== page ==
The Kennedy Center’s three big wins at the Helen Hayes Awards came for the touring production of “Book of Mormon,” but next year, the theater complex hopes to be nominated for its resident production of “Side Show.” The musical begins previews June 14, and this week, the Kennedy Center announced that the Washington cast will remain largely unchanged from the musical’s fall run at La Jolla Playhouse in San Diego.
Broadway vets Erin Davie (“Grey Gardens,” “Mystery of Edwin Drood”) and Emily Padgett (“Rock of Ages,” “Legally Blonde”) will continue to star as conjoined twin sisters Violet and Daisy, real-life vaudeville performers who captivated the country in the 1930s. The musical debuted on Broadway in 1997, and lost the 1998 Tony Award for best musical to “The Lion King.” Henry Krieger, best known for “Dreamgirls,” wrote the peppy score, and Bill Russell penned the book and lyrics. Both have tinkered with their work for this revival, which Bill Condon will direct.
The cast also includes Matthew Hydzik as Buddy Foster, Robert Joy as Sir and Ryan Silverman as Terry Connor. Silverman replaces Manoel Feliciano, who bowed out for undisclosed reasons, and Charity Dawson will replace Keala Settle, who has since joined the cast of “Les Misérables” on Broadway. The opening number in “Side Show” is “Come and Look at the Freaks.” The Kennedy Center is hoping that Washington will.
Just as local actors sometimes wish it were easier to get parts in shows at the Kennedy Center and other big theaters, local businesses sometimes find themselves on the outside of venues looking in. Fred Crudder, marketing director at the Halethorpe, Md.-based Heavy Seas brewery, called the Hippodrome a few months ago hoping he could sell his Loose Cannon IPA and Peg Leg stout during the theater’s blockbuster run of “Book of Mormon.” In cities around the country, Crudder had heard that the musical about teetotaling missionaries attracts “a beer-loving audience.”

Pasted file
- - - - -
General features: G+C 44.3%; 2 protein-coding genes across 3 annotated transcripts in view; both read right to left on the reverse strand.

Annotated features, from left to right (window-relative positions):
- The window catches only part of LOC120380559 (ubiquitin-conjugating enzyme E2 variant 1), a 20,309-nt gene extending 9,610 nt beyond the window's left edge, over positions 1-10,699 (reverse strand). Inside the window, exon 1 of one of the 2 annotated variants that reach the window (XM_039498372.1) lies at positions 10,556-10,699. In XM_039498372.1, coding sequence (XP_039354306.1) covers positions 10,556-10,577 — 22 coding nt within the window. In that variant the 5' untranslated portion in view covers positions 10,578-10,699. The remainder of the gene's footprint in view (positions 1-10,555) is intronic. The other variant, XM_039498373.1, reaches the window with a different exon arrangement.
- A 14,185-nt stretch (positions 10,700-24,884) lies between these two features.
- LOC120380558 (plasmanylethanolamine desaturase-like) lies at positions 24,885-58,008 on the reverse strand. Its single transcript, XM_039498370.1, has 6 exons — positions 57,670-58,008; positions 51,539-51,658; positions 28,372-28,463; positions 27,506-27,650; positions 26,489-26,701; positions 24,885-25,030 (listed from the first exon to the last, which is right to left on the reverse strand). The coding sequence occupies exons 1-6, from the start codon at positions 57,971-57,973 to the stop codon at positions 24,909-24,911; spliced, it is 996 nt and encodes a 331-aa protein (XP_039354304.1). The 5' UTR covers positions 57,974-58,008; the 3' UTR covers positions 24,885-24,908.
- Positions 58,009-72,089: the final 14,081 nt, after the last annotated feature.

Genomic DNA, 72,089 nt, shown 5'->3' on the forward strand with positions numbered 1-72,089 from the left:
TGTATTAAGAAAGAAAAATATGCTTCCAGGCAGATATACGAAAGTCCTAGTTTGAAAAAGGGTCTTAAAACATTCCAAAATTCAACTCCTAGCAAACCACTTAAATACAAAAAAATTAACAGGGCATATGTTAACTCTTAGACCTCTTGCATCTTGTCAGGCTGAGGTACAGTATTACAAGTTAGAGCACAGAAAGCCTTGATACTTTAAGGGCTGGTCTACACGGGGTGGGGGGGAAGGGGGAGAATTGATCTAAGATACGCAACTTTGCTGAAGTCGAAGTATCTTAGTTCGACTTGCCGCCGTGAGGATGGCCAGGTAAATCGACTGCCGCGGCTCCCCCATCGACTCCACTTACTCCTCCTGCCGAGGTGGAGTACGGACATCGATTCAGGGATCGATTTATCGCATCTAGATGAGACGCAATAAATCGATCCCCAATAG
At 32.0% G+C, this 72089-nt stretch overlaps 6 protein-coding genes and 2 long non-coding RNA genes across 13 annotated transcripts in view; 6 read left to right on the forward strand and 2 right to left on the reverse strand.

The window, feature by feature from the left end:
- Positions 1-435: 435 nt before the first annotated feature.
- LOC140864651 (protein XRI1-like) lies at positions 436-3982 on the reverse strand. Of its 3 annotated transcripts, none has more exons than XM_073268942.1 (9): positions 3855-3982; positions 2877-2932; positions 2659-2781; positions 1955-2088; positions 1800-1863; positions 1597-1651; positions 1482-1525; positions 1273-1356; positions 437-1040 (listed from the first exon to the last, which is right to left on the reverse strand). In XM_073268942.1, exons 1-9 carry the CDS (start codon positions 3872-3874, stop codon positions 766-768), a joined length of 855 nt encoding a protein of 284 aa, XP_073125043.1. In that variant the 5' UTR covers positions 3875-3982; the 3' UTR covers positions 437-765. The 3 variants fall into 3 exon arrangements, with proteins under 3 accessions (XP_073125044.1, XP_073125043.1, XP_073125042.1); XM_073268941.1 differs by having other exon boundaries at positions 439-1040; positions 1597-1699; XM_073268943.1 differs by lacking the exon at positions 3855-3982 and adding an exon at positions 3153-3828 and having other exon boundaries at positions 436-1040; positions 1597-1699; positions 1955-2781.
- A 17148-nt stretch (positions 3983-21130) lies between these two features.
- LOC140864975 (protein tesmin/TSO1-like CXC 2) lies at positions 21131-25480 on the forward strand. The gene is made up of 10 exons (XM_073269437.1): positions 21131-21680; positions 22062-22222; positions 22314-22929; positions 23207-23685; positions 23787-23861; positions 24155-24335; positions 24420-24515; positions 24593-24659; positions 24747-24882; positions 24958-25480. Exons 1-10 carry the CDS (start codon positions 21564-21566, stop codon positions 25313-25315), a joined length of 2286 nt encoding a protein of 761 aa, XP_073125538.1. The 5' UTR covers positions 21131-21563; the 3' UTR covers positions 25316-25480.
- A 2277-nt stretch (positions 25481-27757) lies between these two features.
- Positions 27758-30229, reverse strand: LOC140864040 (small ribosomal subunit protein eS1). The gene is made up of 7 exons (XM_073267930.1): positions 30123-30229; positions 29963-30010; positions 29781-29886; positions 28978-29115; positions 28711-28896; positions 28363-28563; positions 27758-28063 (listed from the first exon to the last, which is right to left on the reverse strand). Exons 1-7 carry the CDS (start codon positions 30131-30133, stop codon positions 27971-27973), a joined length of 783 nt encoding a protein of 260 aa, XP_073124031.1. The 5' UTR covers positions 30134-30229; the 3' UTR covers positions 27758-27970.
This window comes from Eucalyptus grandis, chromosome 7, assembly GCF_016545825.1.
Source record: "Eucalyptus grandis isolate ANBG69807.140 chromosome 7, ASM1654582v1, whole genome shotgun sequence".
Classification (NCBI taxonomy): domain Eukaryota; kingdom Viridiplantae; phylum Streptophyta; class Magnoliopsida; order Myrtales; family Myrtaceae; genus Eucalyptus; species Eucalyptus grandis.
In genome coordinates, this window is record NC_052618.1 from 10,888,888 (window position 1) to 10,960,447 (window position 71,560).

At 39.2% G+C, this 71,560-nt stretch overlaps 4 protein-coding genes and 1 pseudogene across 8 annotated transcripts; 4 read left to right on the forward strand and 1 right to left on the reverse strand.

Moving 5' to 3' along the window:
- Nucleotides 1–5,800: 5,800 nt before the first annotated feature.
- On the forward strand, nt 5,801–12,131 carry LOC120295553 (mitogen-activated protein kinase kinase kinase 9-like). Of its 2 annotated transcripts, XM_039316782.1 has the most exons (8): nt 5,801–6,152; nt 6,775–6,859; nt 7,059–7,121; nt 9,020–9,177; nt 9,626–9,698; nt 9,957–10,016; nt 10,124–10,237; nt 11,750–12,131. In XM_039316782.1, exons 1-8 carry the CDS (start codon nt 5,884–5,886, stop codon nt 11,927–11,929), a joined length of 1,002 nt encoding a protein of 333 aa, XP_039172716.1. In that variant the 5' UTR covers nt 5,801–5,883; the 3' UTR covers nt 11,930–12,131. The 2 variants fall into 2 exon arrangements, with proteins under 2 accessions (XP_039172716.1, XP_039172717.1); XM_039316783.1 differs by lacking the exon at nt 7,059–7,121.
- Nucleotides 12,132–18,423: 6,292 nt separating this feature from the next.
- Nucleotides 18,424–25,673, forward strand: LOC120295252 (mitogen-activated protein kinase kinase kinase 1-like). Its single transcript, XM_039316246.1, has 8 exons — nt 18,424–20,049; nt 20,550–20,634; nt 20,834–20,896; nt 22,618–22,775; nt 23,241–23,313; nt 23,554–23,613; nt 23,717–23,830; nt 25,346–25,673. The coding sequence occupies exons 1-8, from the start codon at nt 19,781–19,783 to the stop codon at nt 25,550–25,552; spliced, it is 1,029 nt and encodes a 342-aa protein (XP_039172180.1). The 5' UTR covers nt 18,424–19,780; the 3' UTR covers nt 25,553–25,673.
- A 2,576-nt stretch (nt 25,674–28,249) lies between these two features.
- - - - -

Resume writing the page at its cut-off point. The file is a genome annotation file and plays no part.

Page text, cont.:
Instead of finding a new customer, Crudder learned about the complicated concession contracts that tie theaters like the Hippodrome to various products and vendors. “It was an education,” he said. But he was thrilled to get a call from Kady Chambers, the Hippodrome’s special events manager, who asked if Heavy Seas would be willing to offer a beer tasting night during the theater’s 12-day run of “Peter and the Starcatcher.”
“It was too good an opportunity to pass up,” Crudder said. “We had wanted to work with the Hippodrome, and now: Boom! We got this pirate play.”
For $50, theater patrons get a ticket to see “Starcatcher” May 8, plus admission to a pre-show, five-beer tasting at the Hippodrome, a voucher to tour the Heavy Seas brewery and a take-home souvenir glass.
Theaters “aren’t traditionally on front lines of craft brewing,” Crudder said, but just because venues sell mass-marketed drafts doesn’t mean “that theater folks aren’t educated about craft beer.” He’d love to see people drinking something other than $3.50 Bud Light at the Kennedy Center’s happy hour, and hopes the promotion leads to more partnerships between performing arts venues and local breweries. “Let’s call this an exploratory adventure in craft breweries and Broadway theater,” he said.
Ritzel is a freelance writer.